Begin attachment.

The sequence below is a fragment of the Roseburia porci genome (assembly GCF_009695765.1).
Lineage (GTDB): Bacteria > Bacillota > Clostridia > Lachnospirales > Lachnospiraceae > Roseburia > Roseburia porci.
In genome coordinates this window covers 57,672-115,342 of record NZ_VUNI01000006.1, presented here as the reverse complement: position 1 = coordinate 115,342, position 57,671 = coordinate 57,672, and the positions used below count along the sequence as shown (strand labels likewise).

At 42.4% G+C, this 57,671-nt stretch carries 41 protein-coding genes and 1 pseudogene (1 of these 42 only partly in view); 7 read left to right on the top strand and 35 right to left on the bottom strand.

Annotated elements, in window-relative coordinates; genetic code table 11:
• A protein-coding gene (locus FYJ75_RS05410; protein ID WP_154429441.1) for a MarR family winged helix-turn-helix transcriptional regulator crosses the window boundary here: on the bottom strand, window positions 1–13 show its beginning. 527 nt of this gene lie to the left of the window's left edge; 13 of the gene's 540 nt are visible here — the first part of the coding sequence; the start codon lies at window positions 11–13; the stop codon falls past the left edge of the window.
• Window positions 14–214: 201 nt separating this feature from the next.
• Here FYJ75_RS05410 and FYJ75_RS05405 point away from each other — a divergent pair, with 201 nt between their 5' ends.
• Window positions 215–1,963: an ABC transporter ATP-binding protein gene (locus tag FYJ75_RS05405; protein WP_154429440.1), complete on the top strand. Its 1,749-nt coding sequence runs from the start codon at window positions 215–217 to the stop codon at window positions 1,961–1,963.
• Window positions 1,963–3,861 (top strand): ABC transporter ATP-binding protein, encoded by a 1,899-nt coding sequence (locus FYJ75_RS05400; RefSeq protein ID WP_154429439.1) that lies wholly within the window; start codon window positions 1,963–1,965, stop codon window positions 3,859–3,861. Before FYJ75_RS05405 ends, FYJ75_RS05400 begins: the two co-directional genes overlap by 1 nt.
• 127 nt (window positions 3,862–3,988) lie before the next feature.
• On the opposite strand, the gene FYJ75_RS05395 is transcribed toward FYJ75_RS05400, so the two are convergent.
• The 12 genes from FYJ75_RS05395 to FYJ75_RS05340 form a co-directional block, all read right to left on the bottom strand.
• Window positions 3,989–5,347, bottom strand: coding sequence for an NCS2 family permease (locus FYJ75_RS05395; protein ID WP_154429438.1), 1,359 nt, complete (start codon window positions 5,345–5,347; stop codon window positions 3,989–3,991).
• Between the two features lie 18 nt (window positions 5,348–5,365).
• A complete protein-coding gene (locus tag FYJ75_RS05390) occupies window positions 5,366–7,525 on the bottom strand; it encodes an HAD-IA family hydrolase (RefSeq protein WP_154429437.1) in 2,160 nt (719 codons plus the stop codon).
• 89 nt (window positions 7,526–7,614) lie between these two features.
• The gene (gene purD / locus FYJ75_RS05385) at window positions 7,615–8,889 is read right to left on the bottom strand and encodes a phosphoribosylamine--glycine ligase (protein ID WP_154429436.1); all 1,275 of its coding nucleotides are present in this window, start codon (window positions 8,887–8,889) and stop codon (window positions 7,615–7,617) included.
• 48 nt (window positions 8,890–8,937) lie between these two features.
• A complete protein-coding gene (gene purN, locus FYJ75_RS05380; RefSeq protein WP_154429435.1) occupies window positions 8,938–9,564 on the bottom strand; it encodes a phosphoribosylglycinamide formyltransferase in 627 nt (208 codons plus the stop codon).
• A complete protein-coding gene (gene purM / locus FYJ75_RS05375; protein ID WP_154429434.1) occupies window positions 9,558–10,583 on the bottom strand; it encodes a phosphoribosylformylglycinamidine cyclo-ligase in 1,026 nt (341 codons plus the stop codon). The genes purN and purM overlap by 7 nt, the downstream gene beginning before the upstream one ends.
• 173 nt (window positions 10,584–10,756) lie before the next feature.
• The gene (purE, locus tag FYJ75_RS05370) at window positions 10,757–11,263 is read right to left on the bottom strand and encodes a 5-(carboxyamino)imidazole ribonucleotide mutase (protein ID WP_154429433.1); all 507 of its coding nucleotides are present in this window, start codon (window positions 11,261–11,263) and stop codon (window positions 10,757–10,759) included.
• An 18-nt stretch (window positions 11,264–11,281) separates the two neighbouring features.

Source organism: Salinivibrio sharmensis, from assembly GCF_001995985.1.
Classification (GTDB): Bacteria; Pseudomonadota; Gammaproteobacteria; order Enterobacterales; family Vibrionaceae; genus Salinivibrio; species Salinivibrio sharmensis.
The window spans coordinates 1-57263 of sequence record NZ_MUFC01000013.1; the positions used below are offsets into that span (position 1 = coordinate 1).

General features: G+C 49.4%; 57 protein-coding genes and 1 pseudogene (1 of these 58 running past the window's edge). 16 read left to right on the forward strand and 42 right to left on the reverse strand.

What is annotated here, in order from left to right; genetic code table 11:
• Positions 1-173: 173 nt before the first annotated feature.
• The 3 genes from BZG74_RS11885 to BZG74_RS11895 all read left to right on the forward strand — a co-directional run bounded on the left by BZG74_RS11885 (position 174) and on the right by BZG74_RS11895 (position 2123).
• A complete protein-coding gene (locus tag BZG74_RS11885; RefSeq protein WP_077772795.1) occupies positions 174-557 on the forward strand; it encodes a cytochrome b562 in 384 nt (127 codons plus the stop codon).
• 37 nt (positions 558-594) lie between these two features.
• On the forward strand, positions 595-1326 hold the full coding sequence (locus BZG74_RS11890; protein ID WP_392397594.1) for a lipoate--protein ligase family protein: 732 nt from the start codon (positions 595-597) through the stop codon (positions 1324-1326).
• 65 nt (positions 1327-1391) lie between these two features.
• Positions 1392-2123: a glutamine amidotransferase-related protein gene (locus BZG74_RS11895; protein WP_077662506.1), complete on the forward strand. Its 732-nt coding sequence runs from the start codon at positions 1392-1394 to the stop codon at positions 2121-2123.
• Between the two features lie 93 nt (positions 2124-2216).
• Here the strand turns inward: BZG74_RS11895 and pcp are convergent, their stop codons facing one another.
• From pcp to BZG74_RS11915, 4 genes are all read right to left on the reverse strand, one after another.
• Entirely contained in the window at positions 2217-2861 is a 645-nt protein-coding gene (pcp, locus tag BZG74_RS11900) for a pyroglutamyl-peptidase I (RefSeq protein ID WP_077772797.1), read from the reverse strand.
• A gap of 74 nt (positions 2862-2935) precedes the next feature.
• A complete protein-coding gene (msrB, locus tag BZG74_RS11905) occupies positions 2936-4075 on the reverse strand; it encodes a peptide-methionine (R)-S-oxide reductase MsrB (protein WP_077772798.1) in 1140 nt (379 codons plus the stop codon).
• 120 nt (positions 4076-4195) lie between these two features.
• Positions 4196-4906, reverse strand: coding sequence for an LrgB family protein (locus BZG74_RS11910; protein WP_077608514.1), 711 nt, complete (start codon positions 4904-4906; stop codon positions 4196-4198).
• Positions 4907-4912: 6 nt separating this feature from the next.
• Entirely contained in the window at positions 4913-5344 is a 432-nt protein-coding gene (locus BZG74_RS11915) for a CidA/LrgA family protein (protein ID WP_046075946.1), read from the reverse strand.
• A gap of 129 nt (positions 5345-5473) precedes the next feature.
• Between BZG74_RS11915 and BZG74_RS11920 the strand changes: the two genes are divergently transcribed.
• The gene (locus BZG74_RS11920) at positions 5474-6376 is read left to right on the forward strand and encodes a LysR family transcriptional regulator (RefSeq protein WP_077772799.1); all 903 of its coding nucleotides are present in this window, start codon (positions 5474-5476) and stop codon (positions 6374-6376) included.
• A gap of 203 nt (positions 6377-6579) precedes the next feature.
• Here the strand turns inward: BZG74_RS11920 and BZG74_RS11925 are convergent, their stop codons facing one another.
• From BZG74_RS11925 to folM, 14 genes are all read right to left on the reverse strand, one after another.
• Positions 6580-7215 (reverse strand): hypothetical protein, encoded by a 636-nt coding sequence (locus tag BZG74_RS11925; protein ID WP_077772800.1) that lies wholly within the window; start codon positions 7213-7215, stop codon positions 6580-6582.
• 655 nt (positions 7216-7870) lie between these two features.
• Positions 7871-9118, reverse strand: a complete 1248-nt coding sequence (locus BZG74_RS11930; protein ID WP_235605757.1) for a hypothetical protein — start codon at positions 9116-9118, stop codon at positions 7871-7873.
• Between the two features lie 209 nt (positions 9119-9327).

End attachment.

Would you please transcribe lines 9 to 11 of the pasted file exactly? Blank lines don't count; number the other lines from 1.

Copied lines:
• Window positions 215–1,963: an ABC transporter ATP-binding protein gene (locus tag FYJ75_RS05405; protein WP_154429440.1), complete on the top strand. Its 1,749-nt coding sequence runs from the start codon at window positions 215–217 to the stop codon at window positions 1,961–1,963.
• Window positions 1,963–3,861 (top strand): ABC transporter ATP-binding protein, encoded by a 1,899-nt coding sequence (locus FYJ75_RS05400; RefSeq protein ID WP_154429439.1) that lies wholly within the window; start codon window positions 1,963–1,965, stop codon window positions 3,859–3,861. Before FYJ75_RS05405 ends, FYJ75_RS05400 begins: the two co-directional genes overlap by 1 nt.
• 127 nt (window positions 3,862–3,988) lie before the next feature.